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A New Replication Crisis: Research that is Less Likely to be True is Cited More

UC San Diego
the University of California San Diego’s
Rady School of Management
Science Advances
the Rady School
UC San Diego’s

Dilok Klaisataporn
Marta Serra-Garcia
Uri Gneezy
Andrew Wakefield
Christine Clark
Gilman Dr.


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The New York Times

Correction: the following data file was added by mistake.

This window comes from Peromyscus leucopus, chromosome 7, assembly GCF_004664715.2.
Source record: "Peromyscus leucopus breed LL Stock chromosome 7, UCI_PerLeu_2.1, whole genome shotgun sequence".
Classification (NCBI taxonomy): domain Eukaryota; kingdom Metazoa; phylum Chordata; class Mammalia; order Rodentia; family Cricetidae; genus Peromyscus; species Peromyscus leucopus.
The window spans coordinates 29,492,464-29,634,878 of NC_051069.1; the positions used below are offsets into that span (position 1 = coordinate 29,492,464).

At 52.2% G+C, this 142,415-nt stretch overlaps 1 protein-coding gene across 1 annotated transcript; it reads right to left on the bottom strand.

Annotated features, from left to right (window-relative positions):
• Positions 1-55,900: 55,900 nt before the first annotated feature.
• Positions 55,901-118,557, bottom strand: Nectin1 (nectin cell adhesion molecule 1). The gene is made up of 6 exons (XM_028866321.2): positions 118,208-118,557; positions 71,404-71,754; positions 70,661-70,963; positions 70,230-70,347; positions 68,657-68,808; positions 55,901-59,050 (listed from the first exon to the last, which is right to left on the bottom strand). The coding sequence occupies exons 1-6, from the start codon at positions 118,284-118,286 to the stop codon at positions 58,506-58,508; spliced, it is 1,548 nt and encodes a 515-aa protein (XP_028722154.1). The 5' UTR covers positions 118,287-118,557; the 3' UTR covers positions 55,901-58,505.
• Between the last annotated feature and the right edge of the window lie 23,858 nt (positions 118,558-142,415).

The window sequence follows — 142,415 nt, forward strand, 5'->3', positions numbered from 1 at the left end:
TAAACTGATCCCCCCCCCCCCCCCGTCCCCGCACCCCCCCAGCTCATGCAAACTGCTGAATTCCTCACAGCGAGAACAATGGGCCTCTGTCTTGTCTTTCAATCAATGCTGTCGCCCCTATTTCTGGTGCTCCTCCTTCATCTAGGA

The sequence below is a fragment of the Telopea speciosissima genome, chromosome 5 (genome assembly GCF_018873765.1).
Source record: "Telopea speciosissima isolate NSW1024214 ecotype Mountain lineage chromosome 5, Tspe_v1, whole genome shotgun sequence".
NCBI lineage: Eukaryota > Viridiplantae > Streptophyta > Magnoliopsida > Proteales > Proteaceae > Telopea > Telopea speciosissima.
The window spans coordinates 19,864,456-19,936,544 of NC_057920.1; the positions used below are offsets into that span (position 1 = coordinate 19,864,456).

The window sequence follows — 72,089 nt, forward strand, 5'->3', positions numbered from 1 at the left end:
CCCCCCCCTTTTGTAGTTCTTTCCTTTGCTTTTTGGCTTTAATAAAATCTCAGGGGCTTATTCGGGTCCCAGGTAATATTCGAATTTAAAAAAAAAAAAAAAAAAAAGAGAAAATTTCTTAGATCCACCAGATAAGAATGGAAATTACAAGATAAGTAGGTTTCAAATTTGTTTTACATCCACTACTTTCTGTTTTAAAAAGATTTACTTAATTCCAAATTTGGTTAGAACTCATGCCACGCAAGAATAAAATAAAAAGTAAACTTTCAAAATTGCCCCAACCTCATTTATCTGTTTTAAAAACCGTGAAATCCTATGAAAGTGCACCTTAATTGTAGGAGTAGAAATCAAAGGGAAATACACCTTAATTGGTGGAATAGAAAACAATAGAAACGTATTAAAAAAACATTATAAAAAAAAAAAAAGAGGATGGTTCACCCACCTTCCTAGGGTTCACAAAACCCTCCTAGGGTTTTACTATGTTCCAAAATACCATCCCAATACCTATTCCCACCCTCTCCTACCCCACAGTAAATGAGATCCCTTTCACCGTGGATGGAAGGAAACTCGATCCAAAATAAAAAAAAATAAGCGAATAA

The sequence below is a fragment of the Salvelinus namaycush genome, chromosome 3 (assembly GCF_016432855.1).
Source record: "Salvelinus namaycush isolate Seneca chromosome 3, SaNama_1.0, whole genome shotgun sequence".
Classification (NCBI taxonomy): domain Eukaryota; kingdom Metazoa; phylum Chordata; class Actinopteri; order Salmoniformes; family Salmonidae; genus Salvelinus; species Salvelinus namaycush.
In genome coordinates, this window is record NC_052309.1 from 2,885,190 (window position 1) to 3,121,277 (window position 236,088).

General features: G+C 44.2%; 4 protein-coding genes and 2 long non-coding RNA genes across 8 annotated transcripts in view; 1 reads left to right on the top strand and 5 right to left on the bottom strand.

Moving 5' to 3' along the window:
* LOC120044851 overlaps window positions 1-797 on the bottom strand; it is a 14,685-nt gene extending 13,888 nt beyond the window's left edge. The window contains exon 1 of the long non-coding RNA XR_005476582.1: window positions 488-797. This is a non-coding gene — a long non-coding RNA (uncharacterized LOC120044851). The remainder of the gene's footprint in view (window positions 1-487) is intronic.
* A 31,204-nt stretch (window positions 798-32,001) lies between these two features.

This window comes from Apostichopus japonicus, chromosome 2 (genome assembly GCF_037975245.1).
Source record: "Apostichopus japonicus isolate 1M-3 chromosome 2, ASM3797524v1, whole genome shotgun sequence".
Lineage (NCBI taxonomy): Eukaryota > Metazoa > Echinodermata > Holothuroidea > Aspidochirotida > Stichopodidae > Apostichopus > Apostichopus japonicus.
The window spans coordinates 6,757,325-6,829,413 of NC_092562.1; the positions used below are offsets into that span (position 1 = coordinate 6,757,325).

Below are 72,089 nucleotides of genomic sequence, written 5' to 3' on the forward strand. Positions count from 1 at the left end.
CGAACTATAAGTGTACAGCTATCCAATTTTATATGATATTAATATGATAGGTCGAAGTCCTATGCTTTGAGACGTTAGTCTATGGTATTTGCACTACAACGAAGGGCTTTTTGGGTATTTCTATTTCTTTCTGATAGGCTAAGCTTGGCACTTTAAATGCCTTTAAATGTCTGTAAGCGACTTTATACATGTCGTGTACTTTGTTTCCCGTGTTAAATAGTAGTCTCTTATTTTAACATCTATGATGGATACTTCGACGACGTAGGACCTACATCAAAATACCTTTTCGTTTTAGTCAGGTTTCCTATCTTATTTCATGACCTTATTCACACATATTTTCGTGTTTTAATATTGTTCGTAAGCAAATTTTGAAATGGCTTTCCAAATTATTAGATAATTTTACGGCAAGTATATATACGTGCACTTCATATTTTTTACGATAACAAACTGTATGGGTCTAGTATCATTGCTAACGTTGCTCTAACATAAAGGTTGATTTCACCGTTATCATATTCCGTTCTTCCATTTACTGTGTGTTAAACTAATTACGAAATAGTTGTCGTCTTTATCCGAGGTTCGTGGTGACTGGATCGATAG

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Findings from studies that cannot be verified when the experiments are repeated are cited 153 times more because the research is interesting, according to a new UC San Diego paper.Papers in leading psychology, economic and science journals that fail to replicate and therefore are less likely to be true are often the most cited papers in academic research, according to a new study by the University of California San Diego’s Rady School of Management. When the results are more “interesting,” they apply lower standards regarding their reproducibility.The link between interesting findings and nonreplicable research also can explain why it is cited at a much higher rate—the authors found that papers that successfully replicate are cited 153 times less than those that failed. In economics, 61 percent of the 18 studies replicated as did 62 percent of the 21 studies published in Nature/Science.With the findings from these three replication projects, the authors used Google Scholar to test whether papers that failed to replicate are cited significantly more often than those that were successfully replicated, both before and after the replication projects were published.

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